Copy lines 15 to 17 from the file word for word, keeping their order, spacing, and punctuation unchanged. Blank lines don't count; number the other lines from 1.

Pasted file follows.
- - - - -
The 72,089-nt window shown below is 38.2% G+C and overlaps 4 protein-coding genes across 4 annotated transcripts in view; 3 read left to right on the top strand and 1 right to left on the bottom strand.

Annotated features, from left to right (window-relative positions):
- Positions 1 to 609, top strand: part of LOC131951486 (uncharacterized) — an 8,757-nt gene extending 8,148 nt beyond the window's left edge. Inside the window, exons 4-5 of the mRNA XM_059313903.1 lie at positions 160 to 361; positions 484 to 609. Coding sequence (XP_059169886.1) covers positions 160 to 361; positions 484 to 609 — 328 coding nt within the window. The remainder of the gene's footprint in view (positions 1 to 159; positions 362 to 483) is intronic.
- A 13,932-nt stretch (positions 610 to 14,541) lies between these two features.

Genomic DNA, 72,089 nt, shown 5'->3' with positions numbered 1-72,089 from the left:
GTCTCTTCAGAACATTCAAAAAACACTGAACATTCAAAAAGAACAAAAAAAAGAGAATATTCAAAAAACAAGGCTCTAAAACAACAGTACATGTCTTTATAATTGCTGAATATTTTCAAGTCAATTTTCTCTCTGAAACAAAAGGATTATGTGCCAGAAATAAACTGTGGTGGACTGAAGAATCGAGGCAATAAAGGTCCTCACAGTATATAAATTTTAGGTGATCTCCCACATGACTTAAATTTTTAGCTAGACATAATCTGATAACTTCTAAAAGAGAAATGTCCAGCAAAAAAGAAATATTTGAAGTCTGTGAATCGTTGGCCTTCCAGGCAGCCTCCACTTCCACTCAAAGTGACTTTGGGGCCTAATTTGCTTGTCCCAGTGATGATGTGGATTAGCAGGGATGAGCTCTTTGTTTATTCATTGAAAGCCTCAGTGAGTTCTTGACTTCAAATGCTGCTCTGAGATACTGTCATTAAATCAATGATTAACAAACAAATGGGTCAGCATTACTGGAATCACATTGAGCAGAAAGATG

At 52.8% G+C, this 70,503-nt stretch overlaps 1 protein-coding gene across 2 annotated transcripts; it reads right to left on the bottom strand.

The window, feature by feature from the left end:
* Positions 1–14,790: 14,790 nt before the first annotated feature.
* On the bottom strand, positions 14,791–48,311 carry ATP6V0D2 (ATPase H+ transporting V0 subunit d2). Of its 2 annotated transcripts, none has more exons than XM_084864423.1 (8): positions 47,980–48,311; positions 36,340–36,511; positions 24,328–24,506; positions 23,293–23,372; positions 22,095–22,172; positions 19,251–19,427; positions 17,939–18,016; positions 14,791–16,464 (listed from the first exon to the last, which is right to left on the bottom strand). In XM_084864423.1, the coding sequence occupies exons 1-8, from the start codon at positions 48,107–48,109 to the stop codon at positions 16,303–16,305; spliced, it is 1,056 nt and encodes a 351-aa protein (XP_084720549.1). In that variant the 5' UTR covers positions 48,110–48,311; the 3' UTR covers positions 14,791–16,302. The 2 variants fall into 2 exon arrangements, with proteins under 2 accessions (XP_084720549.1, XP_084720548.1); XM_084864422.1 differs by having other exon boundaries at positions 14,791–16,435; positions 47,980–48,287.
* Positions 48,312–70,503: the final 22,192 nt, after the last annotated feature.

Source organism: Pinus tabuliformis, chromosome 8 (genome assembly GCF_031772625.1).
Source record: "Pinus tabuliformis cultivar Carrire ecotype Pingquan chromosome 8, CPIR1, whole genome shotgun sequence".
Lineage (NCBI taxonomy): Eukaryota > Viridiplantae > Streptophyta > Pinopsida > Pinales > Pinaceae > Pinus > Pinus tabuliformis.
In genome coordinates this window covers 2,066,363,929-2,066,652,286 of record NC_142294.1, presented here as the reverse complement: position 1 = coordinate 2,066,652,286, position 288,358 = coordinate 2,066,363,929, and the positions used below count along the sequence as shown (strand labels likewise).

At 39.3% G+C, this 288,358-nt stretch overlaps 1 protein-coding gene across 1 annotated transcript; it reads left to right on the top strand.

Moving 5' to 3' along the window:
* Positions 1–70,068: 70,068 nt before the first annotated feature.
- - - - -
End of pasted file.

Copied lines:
In genome coordinates this window covers 2,066,363,929-2,066,652,286 of record NC_142294.1, presented here as the reverse complement: position 1 = coordinate 2,066,652,286, position 288,358 = coordinate 2,066,363,929, and the positions used below count along the sequence as shown (strand labels likewise).

At 39.3% G+C, this 288,358-nt stretch overlaps 1 protein-coding gene across 1 annotated transcript; it reads left to right on the top strand.

Moving 5' to 3' along the window: